In discussing my (fairly minor) annoyances with C# with a colleague, I finally figured out the nub of the problem. C# tries to protect you from certain bugs (overflowing bounds and buffers in particular) in so many different ways that the relevant warnings and fixes become irritations and noise, probably making code less reliable rather than more
E.g. why does assigning a double precision value to a float stop code from compiling? What’s the problem this solves?
Another example, why does moving values from unsigned to signed integer types stop compiles? The main reasons for worrying about integer overflows or getting a negative number when you expect a non-negative number is array bounds checking, but C# has array bounds checking, so why do this at all?
It seems to me that C# ought to treat all numbers with periods or exponents as double precision by default and allow assignment to float with implicit casting. This emphasizes correctness (precision) over performance by default, which is as it should be. Similarly, assigning an int to a uint should simply be allowed. (The compiler can insert code to throw an error if the value is negative if so desired.)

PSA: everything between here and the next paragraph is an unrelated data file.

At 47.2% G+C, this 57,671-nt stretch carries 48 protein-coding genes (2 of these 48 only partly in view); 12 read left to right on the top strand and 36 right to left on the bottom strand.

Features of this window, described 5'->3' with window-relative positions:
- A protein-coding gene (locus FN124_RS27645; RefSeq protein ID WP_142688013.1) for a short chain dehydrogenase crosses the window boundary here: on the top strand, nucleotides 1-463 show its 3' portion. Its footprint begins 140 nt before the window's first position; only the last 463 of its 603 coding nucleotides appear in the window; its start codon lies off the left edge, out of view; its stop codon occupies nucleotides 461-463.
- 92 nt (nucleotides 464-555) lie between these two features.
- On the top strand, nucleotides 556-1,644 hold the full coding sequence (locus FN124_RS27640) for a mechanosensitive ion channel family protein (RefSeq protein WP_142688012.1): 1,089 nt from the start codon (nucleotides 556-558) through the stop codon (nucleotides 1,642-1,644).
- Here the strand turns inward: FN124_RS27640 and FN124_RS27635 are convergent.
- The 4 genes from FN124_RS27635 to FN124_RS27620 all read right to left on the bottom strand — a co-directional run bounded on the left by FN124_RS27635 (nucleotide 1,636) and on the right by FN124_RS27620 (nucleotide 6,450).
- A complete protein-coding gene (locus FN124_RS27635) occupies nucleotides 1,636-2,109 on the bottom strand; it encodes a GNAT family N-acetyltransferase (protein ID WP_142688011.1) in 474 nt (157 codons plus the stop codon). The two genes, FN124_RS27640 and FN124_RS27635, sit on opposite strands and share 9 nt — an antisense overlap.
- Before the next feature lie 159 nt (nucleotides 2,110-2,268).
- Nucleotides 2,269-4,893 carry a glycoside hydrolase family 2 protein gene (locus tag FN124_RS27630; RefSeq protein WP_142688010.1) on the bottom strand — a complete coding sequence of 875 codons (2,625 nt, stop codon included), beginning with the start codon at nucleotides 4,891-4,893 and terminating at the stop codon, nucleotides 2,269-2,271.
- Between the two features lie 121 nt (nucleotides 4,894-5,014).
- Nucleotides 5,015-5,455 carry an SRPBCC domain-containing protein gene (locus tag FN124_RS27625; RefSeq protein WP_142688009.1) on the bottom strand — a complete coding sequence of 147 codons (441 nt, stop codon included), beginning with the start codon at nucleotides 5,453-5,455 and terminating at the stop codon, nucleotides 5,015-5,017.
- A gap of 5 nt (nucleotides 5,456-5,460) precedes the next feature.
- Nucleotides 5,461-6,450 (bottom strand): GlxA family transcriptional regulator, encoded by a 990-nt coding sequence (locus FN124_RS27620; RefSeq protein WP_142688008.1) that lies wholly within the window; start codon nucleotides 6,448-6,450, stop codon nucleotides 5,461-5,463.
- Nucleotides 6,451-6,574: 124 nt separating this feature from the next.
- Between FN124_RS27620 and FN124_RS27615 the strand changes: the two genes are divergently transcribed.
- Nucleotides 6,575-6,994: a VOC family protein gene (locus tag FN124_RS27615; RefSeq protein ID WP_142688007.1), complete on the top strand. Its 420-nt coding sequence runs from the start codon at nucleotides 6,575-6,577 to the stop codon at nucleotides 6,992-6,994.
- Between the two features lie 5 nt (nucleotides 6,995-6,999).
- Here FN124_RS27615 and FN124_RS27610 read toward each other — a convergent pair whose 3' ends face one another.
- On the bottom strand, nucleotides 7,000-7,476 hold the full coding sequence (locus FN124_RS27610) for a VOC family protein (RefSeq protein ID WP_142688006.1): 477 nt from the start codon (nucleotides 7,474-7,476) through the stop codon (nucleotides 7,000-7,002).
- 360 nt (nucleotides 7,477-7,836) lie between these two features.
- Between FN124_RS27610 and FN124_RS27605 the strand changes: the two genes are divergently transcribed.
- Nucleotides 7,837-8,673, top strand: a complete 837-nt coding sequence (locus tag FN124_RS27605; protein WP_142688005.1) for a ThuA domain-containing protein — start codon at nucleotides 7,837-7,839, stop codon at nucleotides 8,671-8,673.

Now, I should say I’m using Unity’s (i.e. Mono’s) C# compiler here, so perhaps Microsoft deals with these annoyances at IDE level (e.g. by offering to automatically fix the relevant problems) in much the same way as Apple has leveraged compiler technology to provide automatic fixes, optimizations, and suggested improvements in XCode.